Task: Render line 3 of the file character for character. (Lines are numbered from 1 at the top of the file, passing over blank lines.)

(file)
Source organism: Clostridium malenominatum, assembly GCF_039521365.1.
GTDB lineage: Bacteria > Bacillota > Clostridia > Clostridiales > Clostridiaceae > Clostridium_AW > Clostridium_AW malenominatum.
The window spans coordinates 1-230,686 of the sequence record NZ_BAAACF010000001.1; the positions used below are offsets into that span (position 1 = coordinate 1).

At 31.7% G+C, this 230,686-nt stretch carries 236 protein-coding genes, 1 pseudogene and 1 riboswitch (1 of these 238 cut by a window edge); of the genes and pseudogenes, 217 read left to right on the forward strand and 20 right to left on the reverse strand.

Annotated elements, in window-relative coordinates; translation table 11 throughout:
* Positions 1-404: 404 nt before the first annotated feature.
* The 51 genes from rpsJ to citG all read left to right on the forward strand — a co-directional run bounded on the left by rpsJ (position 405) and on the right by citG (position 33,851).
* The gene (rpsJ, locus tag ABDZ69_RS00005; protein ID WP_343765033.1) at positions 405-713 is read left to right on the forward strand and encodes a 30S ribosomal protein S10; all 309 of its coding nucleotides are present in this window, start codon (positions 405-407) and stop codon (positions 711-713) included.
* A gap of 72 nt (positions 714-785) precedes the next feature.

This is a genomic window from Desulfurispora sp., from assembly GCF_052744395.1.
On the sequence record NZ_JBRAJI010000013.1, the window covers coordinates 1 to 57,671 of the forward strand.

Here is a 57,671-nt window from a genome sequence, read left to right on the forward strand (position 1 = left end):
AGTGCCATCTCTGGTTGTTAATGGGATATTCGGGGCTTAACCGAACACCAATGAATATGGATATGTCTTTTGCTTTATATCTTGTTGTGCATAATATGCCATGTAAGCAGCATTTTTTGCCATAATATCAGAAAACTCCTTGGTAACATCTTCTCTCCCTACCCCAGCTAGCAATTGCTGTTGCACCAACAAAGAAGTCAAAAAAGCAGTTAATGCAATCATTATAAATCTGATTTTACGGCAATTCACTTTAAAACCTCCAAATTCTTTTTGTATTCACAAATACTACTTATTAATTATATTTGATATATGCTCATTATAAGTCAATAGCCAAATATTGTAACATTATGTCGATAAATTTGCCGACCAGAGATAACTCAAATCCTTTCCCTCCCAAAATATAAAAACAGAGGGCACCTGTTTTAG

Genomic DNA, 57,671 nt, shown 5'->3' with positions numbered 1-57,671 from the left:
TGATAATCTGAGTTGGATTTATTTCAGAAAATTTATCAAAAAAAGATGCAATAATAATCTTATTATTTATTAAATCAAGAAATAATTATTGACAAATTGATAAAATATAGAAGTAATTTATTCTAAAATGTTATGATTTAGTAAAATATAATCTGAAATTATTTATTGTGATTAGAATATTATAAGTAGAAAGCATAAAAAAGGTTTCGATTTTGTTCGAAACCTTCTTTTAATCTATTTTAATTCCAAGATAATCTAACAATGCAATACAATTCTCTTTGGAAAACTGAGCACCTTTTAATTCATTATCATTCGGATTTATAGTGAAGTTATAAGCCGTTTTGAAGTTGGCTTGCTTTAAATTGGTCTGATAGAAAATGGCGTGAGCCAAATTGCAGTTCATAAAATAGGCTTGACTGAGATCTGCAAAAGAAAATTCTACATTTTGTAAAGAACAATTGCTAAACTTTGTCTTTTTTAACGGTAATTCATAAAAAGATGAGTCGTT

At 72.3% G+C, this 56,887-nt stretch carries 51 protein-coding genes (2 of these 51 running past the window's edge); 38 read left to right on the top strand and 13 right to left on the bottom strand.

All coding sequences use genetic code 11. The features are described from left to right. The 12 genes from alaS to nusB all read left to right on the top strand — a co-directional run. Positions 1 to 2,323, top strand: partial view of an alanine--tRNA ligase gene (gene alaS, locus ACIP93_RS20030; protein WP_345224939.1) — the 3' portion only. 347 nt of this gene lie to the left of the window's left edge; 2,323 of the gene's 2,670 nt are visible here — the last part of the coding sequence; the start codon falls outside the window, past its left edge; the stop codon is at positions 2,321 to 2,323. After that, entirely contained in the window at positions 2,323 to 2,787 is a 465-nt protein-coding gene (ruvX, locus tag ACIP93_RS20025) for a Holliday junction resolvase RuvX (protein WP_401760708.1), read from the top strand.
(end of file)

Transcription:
The window spans coordinates 1-230,686 of the sequence record NZ_BAAACF010000001.1; the positions used below are offsets into that span (position 1 = coordinate 1).